From there they proceeded to Manton Church which Hopkins ‘saw through’, and finally to Becky Falls. An advertisement for the falls in that year described it as within walking distance of the station at Bovey; you do not see many people taking that walk nowadays! (The Western Times 16 August, 1867, p.6 1867). That night thunder and lighting and hard rain kept Hopkins awake at 2 a.m.
This day’s itinerary can easily be followed. All the sites are open access except Becky Falls which is a tourist site and its charges and opening hours are online. There is a public footpath near the falls.
As you might predict September 3, being the day of the flower show and industrial exhibition, brought fog and rain. This annual show also featured the Industrial and Art Loan Department’s exhibition of artistic pottery. Hopkins wrote to his mother about this this next day (House on pp.155-6 ).
The weather on 4 September was fine rain and wind. They visited Plumley and the Harris family again and walked home by starlight. Hopkins noted that the locals believed in pixies, ‘and there is a Pixies meadow near Sharp Tor’ (House, p.156). On 5 September Hopkins visited the Bovey Tracey Parish church and noted its medieval carvings, then in the afternoon they both travelled the three or four miles to Ingsdon to call on the Munroes and Miss Bowies who were related to each other(House, p.156 ). They were caught in a shower of rain on the way back.
The 6 September saw them visiting the buildings of the new House of Mercy by Woodyer. This was a very imposing building for the recently established ‘convent’ in Bovey Tracey which was quite a controversial development for that time,
The Devon House of Mercy. By kind permission of Bovey Tracey Heritage Trust
After this they called on the Miss Warrens who lived at Hazelwood House two miles north of Bovey Trace. From there they visited Bottor Rocks with Susannah Warren and her nephew for what was described as a ‘tryst’ going with them to Bullaton Rocks where Hopkins and Susannah sketched (House p.156; Lesley Higgings ed., 2015. The Collected Works of Gerard Manley Hopkins- Vol III, Diaries Journals and Notebooks. Oxford University Press, p. 399). Hopkins remarked on the sun shining on the tor and the valley. They returned to the Miss Warrens’ for tea who showed them some of their father’s watercolours. They returned home in the dark ‘stumbling down deep dark lanes’. Charlotte and Susannah Warren were the daughters of the vicar of Edmonton. Charlotte superintended and helped to support the Bovey Tracey parish school. Her sister Susannah was author of various works for the Society for the Preservation of Christian Knowledge.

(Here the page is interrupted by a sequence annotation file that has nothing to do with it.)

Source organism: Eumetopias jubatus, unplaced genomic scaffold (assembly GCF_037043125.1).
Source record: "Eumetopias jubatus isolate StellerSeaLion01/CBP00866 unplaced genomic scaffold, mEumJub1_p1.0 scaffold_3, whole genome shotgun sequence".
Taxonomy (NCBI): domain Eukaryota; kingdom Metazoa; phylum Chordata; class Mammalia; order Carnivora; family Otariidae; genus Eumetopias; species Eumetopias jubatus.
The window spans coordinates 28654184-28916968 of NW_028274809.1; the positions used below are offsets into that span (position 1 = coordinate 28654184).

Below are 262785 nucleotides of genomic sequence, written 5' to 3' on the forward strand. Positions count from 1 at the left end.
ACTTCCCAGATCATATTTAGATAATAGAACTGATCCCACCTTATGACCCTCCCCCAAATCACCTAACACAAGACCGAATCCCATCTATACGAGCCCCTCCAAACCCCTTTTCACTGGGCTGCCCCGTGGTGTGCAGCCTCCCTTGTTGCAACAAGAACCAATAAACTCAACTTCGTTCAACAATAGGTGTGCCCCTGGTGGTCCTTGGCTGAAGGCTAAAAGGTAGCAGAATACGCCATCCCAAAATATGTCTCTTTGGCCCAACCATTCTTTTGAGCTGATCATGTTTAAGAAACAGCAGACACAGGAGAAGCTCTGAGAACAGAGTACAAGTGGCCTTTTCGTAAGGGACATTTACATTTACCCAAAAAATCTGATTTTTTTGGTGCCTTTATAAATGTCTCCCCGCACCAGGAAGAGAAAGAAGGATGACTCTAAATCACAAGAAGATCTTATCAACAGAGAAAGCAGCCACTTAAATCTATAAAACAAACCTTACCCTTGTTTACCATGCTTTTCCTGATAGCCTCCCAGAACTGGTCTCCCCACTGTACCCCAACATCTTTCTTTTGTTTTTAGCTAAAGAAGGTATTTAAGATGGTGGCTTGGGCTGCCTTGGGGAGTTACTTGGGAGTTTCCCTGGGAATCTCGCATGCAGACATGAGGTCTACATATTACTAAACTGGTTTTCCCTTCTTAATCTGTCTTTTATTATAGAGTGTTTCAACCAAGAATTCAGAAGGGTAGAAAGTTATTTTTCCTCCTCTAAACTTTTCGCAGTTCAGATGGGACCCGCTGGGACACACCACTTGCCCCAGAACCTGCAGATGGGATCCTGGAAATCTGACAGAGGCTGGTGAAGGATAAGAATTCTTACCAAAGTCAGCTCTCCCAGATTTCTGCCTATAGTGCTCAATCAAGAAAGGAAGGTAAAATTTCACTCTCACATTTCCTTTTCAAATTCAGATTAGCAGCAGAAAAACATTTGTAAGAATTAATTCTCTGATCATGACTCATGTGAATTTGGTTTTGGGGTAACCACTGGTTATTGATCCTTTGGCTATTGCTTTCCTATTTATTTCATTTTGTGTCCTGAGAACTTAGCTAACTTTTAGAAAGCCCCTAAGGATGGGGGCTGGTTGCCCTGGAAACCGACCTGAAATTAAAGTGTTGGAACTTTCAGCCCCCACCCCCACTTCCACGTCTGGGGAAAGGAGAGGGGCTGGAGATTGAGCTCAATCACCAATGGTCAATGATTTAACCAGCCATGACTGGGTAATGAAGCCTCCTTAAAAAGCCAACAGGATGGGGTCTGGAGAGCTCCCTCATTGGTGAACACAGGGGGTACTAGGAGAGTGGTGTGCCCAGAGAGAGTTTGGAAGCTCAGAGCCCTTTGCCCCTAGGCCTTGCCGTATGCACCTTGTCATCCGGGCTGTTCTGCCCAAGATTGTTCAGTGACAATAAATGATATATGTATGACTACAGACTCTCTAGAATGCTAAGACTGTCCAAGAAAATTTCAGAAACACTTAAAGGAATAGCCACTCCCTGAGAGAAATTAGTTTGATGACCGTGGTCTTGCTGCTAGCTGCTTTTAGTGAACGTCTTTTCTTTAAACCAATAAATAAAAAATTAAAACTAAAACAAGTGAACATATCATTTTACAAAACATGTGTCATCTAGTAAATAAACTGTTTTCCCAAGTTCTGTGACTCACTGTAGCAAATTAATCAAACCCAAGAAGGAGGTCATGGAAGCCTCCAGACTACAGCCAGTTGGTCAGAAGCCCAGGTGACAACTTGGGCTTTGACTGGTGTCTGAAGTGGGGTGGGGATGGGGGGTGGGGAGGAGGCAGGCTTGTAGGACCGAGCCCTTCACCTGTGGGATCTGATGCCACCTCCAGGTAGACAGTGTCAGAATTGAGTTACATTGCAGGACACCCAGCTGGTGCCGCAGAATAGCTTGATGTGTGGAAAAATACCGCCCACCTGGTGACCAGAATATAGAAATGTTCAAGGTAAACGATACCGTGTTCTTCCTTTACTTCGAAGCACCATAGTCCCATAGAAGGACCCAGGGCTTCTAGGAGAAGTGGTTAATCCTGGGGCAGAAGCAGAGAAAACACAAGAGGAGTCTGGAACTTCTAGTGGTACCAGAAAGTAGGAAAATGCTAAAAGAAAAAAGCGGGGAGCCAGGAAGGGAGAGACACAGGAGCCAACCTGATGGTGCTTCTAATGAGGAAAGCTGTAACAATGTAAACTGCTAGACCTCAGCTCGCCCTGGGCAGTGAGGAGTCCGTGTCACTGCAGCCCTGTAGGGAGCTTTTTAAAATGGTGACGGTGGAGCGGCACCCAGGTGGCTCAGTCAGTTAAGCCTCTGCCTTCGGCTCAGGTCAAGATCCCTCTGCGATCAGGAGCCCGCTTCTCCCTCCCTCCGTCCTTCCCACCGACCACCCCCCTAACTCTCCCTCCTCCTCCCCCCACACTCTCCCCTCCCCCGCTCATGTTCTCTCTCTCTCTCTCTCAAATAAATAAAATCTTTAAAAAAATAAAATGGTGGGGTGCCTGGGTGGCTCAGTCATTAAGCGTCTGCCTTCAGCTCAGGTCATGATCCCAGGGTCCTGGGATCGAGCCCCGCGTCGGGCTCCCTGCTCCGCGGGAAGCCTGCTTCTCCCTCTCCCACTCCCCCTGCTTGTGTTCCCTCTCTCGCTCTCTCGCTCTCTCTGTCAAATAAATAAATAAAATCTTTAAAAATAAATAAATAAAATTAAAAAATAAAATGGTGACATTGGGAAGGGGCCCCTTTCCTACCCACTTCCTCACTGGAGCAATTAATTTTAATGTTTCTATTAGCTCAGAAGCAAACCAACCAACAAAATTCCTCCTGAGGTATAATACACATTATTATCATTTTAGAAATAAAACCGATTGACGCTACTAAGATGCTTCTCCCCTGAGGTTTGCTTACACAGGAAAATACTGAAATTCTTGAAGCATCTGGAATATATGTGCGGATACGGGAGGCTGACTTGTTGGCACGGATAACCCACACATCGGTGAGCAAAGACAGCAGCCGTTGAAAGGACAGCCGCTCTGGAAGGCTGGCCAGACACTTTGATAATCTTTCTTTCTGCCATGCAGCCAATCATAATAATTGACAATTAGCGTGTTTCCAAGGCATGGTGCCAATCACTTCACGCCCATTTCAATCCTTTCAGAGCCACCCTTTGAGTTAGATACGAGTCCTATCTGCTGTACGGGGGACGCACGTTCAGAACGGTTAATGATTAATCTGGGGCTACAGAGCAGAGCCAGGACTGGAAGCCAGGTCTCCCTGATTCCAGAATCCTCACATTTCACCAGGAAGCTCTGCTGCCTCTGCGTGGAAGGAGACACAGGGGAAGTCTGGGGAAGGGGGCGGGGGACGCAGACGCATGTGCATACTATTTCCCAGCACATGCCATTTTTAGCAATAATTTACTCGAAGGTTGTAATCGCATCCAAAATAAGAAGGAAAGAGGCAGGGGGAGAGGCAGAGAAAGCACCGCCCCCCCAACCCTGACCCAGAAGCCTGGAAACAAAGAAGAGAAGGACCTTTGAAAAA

September 7 was a fine day and they visited family friends, the Gurneys, in Torquay. Hopkins gave a vivid description of the colour of the sea. Gurney walked with him to Watcombe and Babbacombe Bay and also visited Butterfields church All Saints at Babbacombe. At Watcombe they met up with the Morrises with whom they went to Kings Kerswell. From Kings Kerswell they walked to Newton and then back to Bovey Tracey by train. Frederick Gurney was a curate in Bovey Tracey (House pp.156; Higgings p. 375 confirms it was Frederick Gurney they visited as William Bright who went to stay with Urquhart after Hopkins left noted this in his diary; Higgings, pp. 404-5 describe the visit)
The next day, 8 September, was a Sunday and this time Hopkins walked to St Joseph’s at Newton Abbot for Mass as he had missed the train. He noted an early mist with clouds followed by fine weather. The Mass was said by Mr Kenlem with whom Hopkins then had breakfast. The church at Newton Abbot had recently had its consecration mass celebrated by Father Spenser. Hopkins was then driven by cart to the Augustinian convent of the perpetual Adoration at Abbots Leigh (Higgings, p.376 places this above Langford Bridge in Newton Abbot district).
The following day was wet, and like any modern tourist seeking shelter Hopkins visited the local Bovey Tracey Pottery (House, p.157).
Bovey Tracey Pottery. By kind permission of Bovey Tracey Heritage Trust
Hopkins left Bovey Tracey to return to his work at The Oratory in Birmingham on Monday 10th September sixteen days after his arrival. We can only imagine that the views he saw helped to inspire his poetry. Hos friend Urquhart continued to live in Bovey Tracey and on the 1891 Census he was a curate living at St Mary’s next to St John’s church.
I would like to thank Jeanette Pearce and her late husband Tony who told me about Gerard Manley Hopkin’s visit to Bovey Tracey as part of our study of the houses on East Street , written up under ‘Places’, I started to search for where Hopkins stayed. I would also like to thank the Mann family for their kind permission to use a photo from their archive.